A slot is a narrow notch or opening, such as a keyway in a piece of machinery or a slit for coins in a vending machine. It is also a term used to describe a position in a group, sequence, or series. For example, the phrase “he was slotted into a leadership role” means that he was given a position in the company that is higher than other people, but lower than his manager or supervisor.
In the NFL, the slot is a specific receiver position that has become more important in recent seasons. Slot receivers are typically shorter and faster than traditional wide receivers, and they often play in nickel or dime packages on offenses. Their speed and agility help them beat coverage and run precise routes, which allows them to get open for passes. The NFL has seen a growing number of teams utilize the slot receiver position, and this has led to an increase in the number of pass attempts targeted toward these players.
The term slot was coined in the 1960s by Sid Gillman, who coached the Oakland Raiders and won a Super Bowl in 1977. He was known for utilizing two wide receivers and a running back on the weak side of the defense, and he wanted his receivers to have speed, great hands, and be precise with their route-running. When Al Davis took over as head coach of the Raiders in 1963, he continued to employ these strategies and created the slot receiver position.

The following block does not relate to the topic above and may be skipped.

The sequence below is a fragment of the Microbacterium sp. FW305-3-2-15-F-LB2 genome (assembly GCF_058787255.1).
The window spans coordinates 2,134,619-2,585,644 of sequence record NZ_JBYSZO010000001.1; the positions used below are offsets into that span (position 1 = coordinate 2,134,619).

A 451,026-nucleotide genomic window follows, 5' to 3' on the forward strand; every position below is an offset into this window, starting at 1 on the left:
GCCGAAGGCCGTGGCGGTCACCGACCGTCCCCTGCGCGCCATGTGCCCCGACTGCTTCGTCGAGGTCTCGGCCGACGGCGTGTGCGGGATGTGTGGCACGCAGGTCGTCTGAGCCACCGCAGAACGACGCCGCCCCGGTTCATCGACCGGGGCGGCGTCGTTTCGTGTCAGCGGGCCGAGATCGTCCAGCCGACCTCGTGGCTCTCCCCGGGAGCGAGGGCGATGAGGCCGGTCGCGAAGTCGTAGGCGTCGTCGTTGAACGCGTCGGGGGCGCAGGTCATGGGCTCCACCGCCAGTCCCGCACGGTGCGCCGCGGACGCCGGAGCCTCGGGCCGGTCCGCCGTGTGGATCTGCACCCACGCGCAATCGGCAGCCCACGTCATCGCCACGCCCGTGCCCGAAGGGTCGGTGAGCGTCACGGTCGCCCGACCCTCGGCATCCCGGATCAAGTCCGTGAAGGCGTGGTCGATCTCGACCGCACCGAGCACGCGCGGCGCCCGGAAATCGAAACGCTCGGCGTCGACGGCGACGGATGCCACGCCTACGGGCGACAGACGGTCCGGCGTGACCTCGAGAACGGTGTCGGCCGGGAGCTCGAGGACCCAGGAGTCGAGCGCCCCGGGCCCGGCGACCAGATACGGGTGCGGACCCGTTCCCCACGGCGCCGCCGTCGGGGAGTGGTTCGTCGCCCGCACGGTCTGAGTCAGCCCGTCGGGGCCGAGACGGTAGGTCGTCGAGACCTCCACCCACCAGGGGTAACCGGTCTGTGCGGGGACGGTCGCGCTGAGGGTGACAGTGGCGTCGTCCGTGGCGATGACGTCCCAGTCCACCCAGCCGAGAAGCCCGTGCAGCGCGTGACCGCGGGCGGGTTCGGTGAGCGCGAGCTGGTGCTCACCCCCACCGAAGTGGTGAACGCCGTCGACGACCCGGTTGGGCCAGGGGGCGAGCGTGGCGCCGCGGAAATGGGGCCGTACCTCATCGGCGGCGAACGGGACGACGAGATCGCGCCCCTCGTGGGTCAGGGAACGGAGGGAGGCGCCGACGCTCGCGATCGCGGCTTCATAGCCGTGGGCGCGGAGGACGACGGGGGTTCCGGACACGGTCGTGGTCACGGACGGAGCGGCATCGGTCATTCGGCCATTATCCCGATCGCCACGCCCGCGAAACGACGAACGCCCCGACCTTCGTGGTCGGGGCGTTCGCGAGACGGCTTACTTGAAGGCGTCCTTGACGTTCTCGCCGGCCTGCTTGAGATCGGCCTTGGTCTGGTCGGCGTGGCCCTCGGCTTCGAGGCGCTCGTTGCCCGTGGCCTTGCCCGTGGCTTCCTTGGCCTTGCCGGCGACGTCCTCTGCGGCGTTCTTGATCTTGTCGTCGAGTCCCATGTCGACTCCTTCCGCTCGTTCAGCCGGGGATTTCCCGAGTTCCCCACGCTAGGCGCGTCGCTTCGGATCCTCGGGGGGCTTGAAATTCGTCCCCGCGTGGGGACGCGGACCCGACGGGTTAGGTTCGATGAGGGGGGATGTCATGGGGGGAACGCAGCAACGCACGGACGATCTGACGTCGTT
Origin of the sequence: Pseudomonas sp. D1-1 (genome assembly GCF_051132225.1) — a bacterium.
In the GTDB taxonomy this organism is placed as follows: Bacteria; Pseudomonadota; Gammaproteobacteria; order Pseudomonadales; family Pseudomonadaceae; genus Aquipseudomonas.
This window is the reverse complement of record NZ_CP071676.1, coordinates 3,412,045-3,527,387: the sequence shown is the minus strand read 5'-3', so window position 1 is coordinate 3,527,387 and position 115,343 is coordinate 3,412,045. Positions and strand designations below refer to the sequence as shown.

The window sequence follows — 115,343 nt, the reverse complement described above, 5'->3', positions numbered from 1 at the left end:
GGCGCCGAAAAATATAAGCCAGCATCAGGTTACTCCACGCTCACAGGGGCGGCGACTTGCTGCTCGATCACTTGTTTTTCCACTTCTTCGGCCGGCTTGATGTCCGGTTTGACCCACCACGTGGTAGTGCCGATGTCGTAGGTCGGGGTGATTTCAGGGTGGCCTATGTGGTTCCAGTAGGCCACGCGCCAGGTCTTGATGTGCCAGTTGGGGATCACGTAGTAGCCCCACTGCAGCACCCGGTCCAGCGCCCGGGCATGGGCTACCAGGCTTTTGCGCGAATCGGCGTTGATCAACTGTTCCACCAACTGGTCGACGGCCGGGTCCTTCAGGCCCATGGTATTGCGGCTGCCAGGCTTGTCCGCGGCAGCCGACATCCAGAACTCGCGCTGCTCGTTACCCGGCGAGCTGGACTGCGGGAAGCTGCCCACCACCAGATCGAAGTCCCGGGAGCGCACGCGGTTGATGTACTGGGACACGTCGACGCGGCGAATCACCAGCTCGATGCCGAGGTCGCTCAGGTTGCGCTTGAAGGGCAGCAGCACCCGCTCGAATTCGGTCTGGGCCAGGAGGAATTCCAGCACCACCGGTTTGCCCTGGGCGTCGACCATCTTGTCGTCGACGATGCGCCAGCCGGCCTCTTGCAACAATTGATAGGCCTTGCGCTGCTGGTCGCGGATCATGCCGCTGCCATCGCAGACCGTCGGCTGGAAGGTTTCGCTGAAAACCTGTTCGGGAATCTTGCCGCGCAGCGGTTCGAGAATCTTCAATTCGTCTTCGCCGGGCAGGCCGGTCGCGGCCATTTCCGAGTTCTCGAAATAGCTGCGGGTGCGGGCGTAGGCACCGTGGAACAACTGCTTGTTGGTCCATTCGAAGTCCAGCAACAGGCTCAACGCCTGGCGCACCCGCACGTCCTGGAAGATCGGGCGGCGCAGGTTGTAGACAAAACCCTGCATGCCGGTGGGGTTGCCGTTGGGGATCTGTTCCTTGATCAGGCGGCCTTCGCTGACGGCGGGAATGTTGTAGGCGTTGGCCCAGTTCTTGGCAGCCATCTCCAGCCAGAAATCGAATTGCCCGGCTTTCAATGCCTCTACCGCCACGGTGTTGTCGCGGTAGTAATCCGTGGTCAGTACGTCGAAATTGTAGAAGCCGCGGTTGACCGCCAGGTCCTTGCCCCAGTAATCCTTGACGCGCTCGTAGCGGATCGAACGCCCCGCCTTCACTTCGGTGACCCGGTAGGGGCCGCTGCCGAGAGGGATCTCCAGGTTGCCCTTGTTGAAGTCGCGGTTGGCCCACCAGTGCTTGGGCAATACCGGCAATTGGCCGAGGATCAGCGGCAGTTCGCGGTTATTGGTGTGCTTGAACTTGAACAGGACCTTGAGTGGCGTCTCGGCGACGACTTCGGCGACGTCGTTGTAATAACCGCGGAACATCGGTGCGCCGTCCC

Today, a slot is most commonly referred to as the second wide receiver on an offense. Some of the best slot receivers in the NFL are Julio Jones, DeAndre Hopkins, Cooper Kupp, and Odell Beckham Jr., and they often have better receiving stats than the team’s top wideouts. In addition to catching passes, slot receivers are often asked to block on running plays such as slants and sweeps.
A slot receiver’s most crucial skill is his ability to read the defense and quickly find open space. He must be able to run all of the standard passing routes, but must excel at inside and outside routes as well as deep and short ones. He must have good chemistry with the quarterback and be precise with his route-running to make sure he is open for the ball.
Slot receivers are also asked to block on running plays, and they must be able to protect the ball carrier by picking up blitzes from linebackers and secondary players. On running plays that don’t involve them as the ball carrier, they act as big decoys to create openings for other runners. The best slot receivers in the NFL have excellent balance between speed, size, and strength to be able to excel in both running and passing. They are also very agile and have the ability to change directions quickly on screen plays.